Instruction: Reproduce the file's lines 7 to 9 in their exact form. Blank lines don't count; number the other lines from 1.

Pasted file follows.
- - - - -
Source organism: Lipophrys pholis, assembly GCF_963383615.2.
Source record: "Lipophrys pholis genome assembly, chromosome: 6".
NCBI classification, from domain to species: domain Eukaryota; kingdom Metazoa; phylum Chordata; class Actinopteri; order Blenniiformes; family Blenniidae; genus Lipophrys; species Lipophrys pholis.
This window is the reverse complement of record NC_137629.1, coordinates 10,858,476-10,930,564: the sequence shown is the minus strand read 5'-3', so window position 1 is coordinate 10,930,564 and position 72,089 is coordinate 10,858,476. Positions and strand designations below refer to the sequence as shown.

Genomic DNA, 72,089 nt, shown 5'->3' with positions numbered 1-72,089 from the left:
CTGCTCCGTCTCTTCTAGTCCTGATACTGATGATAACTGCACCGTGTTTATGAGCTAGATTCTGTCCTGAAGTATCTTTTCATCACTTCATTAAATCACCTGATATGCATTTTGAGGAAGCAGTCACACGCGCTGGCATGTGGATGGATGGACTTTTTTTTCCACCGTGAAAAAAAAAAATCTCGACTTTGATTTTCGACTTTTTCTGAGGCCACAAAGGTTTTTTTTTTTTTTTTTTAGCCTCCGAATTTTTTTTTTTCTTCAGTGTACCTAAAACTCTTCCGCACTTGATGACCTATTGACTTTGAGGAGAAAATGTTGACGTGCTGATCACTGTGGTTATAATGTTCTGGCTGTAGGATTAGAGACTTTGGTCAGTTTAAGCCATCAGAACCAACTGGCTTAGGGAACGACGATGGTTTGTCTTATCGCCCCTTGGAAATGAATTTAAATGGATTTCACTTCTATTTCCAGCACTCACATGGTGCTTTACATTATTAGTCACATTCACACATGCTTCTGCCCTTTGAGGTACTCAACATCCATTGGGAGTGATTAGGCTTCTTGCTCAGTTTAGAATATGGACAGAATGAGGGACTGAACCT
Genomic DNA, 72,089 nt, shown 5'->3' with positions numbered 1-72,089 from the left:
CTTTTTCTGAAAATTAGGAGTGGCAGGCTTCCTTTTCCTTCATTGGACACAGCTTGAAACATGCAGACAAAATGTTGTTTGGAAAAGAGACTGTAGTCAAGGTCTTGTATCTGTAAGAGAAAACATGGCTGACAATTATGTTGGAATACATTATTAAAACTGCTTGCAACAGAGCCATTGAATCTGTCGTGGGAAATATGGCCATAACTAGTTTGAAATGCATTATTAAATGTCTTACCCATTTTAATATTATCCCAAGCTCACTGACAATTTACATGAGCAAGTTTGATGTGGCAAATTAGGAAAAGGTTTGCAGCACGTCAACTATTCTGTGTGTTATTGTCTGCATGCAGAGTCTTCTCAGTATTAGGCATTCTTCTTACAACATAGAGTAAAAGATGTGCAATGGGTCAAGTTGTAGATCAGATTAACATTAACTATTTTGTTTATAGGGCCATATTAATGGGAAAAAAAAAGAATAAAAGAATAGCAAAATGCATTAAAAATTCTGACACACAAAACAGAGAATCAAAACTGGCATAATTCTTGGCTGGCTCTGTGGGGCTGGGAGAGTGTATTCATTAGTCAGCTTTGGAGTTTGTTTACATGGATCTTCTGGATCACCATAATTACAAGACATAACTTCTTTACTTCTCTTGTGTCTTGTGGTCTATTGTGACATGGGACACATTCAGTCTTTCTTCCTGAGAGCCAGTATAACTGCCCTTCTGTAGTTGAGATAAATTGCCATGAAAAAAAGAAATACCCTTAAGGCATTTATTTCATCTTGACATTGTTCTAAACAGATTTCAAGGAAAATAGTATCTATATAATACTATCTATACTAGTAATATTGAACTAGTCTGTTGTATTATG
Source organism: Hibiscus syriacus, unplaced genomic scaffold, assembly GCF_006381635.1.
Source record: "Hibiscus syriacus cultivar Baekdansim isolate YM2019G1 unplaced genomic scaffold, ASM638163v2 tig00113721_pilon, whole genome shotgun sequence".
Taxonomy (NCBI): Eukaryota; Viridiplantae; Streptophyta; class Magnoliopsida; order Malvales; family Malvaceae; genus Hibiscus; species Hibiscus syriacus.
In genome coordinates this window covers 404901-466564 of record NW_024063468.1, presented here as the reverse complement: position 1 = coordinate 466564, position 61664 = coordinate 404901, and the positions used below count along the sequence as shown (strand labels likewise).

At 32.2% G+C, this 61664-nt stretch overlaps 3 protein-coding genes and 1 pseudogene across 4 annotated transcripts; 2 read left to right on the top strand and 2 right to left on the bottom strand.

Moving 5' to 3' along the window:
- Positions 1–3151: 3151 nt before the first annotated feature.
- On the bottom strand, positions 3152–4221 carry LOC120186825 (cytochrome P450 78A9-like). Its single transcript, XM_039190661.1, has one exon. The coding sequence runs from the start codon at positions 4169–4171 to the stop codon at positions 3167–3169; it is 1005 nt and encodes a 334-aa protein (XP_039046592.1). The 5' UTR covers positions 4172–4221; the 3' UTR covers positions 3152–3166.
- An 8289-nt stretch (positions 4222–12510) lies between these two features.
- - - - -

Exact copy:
Genomic DNA, 72,089 nt, shown 5'->3' with positions numbered 1-72,089 from the left:
CTTTTTCTGAAAATTAGGAGTGGCAGGCTTCCTTTTCCTTCATTGGACACAGCTTGAAACATGCAGACAAAATGTTGTTTGGAAAAGAGACTGTAGTCAAGGTCTTGTATCTGTAAGAGAAAACATGGCTGACAATTATGTTGGAATACATTATTAAAACTGCTTGCAACAGAGCCATTGAATCTGTCGTGGGAAATATGGCCATAACTAGTTTGAAATGCATTATTAAATGTCTTACCCATTTTAATATTATCCCAAGCTCACTGACAATTTACATGAGCAAGTTTGATGTGGCAAATTAGGAAAAGGTTTGCAGCACGTCAACTATTCTGTGTGTTATTGTCTGCATGCAGAGTCTTCTCAGTATTAGGCATTCTTCTTACAACATAGAGTAAAAGATGTGCAATGGGTCAAGTTGTAGATCAGATTAACATTAACTATTTTGTTTATAGGGCCATATTAATGGGAAAAAAAAAGAATAAAAGAATAGCAAAATGCATTAAAAATTCTGACACACAAAACAGAGAATCAAAACTGGCATAATTCTTGGCTGGCTCTGTGGGGCTGGGAGAGTGTATTCATTAGTCAGCTTTGGAGTTTGTTTACATGGATCTTCTGGATCACCATAATTACAAGACATAACTTCTTTACTTCTCTTGTGTCTTGTGGTCTATTGTGACATGGGACACATTCAGTCTTTCTTCCTGAGAGCCAGTATAACTGCCCTTCTGTAGTTGAGATAAATTGCCATGAAAAAAAGAAATACCCTTAAGGCATTTATTTCATCTTGACATTGTTCTAAACAGATTTCAAGGAAAATAGTATCTATATAATACTATCTATACTAGTAATATTGAACTAGTCTGTTGTATTATG
Source organism: Hibiscus syriacus, unplaced genomic scaffold, assembly GCF_006381635.1.